China will firmly continue to push ahead with the drive of reform and opening-up, though the modernization process will still take a long time, Chinese President Xi Jinping and Premier Li Keqiang said over the weekend during a conference held by the 21st Century Council.
While meeting with a group of foreign members of the global think tank on Saturday, Xi said that a blueprint for comprehensive reform will be put forward during the Third Plenary Session of the 18th Communist Party of China (CPC) Central Committee, to be held between November 9 and 12 in Beijing.
Expressing confidence that the Chinese economy will keep growing in a "sustained and healthy way," Xi said that China will not fall into the middle-income trap, a term to describe countries whose economy stagnates when the per capita income reaches the middle level.
At the opening ceremony of the conference on Friday, Li said the government's top priority remains economic development and improving people's livelihoods.
Li noted that economic development cannot be sustained if the economy doesn't transform as development has encountered a series of deep-rooted conflicts and structural problems to date, vowing to comprehensively deepen the reform.
"China still has a long way to go in achieving modernization, which will benefit the Chinese and the world's people," Li said.
Members of the 21st Century Council expressed their high expectations on the reforms to be put forward during the Party's forthcoming plenum.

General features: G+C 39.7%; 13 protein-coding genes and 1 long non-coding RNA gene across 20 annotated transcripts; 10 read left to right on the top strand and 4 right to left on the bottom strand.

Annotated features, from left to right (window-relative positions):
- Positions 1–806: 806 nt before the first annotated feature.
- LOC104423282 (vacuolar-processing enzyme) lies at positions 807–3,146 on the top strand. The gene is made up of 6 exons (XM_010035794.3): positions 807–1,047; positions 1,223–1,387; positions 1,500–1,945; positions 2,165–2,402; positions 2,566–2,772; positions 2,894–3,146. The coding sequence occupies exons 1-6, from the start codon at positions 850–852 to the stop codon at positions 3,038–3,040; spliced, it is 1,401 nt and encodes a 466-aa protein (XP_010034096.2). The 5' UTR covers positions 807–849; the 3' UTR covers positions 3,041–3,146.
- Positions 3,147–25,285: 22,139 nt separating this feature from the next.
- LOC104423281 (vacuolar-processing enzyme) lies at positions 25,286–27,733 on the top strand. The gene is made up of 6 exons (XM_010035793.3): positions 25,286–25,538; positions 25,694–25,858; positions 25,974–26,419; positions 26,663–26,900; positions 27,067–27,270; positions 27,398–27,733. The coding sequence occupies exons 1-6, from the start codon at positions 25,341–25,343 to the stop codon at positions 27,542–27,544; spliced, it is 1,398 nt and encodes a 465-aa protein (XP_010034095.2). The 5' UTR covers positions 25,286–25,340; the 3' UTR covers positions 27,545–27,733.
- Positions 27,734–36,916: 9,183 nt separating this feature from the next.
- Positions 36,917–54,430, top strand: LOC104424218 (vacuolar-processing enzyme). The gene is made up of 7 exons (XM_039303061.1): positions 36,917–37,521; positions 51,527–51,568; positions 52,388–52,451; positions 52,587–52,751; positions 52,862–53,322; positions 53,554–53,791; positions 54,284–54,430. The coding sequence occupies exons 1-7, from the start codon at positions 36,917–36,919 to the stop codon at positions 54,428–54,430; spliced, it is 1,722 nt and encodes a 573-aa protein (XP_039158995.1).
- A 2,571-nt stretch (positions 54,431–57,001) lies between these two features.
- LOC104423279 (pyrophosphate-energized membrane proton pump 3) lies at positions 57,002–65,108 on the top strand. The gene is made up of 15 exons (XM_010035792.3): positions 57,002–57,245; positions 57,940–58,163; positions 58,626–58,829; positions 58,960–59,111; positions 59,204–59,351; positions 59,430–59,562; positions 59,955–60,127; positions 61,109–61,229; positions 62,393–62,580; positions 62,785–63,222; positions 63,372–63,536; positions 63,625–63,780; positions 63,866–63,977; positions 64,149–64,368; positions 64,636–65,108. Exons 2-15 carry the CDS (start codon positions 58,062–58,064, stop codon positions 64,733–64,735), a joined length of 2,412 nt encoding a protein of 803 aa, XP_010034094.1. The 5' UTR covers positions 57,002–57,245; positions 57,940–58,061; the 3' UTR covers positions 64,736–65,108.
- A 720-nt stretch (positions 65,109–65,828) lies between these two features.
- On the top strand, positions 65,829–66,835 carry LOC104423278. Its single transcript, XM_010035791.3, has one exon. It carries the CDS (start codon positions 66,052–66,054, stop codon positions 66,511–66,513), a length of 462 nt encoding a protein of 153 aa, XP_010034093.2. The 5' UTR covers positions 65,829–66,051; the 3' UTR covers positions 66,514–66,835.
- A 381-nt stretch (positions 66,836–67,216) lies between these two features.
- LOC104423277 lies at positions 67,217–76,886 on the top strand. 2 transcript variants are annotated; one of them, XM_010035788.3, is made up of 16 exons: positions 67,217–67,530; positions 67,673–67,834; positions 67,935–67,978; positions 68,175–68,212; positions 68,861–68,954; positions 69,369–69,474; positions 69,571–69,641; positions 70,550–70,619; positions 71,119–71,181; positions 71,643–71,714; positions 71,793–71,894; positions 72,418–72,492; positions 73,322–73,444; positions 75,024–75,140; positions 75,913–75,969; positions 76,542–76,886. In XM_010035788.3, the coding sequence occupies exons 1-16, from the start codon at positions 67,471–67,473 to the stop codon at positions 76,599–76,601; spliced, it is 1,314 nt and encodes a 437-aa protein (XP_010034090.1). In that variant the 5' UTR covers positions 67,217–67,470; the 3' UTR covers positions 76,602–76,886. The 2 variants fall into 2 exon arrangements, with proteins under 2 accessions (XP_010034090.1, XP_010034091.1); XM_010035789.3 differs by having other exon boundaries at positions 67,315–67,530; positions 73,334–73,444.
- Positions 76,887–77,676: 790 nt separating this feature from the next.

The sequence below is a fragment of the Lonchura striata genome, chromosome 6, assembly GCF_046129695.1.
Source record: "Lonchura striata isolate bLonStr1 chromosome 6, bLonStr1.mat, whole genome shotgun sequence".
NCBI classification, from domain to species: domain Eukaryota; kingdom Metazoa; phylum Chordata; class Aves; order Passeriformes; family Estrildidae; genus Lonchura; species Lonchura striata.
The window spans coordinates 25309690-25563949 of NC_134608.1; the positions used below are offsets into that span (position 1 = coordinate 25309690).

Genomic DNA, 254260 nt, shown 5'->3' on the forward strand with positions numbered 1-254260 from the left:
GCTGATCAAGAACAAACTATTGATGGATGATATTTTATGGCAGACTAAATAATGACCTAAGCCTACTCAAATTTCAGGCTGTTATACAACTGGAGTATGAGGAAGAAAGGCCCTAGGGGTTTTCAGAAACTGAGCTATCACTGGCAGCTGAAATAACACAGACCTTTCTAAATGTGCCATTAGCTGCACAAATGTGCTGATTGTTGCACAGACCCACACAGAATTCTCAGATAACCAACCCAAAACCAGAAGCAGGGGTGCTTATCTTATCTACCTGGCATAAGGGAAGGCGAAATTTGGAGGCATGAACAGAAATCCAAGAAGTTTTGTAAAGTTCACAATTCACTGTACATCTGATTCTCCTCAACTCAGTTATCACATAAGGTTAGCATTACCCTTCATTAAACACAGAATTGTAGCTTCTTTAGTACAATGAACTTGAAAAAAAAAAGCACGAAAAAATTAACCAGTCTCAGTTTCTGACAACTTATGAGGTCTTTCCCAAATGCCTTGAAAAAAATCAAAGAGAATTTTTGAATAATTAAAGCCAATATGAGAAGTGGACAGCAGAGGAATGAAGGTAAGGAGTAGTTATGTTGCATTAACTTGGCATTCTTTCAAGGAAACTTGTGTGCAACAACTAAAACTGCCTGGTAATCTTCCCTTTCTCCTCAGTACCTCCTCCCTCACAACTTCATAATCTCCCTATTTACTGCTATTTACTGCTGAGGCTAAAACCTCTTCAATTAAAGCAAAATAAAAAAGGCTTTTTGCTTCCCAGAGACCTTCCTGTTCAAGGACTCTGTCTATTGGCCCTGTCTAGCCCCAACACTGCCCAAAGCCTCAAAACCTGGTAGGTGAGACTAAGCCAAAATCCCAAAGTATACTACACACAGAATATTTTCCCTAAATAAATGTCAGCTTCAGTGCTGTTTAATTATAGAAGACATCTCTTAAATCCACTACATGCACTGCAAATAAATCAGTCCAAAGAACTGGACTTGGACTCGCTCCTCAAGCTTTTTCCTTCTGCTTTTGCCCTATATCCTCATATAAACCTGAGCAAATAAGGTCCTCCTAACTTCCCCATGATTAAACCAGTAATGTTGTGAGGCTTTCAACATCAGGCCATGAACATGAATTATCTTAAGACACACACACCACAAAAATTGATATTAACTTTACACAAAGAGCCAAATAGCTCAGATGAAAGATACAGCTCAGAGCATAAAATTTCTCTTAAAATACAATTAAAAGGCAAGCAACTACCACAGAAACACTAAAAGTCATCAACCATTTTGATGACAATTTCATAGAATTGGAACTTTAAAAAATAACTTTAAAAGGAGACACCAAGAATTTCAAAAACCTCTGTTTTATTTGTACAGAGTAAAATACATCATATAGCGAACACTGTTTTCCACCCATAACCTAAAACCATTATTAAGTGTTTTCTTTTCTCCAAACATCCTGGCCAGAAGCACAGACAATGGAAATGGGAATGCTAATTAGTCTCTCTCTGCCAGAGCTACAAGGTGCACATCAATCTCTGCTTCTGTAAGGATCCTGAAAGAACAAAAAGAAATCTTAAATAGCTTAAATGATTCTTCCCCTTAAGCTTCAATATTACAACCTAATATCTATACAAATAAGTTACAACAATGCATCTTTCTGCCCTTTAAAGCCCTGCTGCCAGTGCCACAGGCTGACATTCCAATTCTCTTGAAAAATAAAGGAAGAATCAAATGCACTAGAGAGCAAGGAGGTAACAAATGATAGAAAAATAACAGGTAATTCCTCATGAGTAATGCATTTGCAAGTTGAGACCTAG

"From the dialogue, we believe that the political reform that may be announced in about a week will be ambitious and useful for China's prosperity," former Mexican president Ernesto Zedill told reporters at a media briefing held Sunday, noting that "it would be a comprehensive package of reforms," which means it would be economic, social and political.
China's future development is about transformation and upgrading on expanding domestic demand, promoting the new pattern of industrialization, informatization, urbanization, agricultural modernization and pursuing green growth, Premier Li said Friday.
Scholars agreed that it is urgent for the country to carry out deeper reforms to clear the blocks that are holding the country from moving further ahead.
"The inequality in society and the severe problem of resources and the environment are outstanding problems that call for reform," said Chang Xiuze, a researcher with the National Center for Economic Research at Tsinghua University.
Chang said that the reform also needs to remove obstacles in the political system, such as corruption.
The financial crisis since 2008 has brought an end to the old economic growth pattern. A set of reform measures are now on the table to steer the country to more efficient growth. However, the process of reform will face some difficulties, as many reform plans will affect the interests of those who have been better off under the old development pattern, Tian Yun, a scholar with the China Macro Economics Institute, told the Global Times.
Tian said even some local government officials might not be eager to make a change.
The authorities have been cutting the administrative approval power of governments at various levels and instead given the market more space to make its own decisions.
"The leaders are confident about the China's economy as they have clearly identified the problems the reform is faced with," Tian said, noting that there's still some concern as the authorities said reform will be "comprehensive" but how much will be carried out remains to be seen.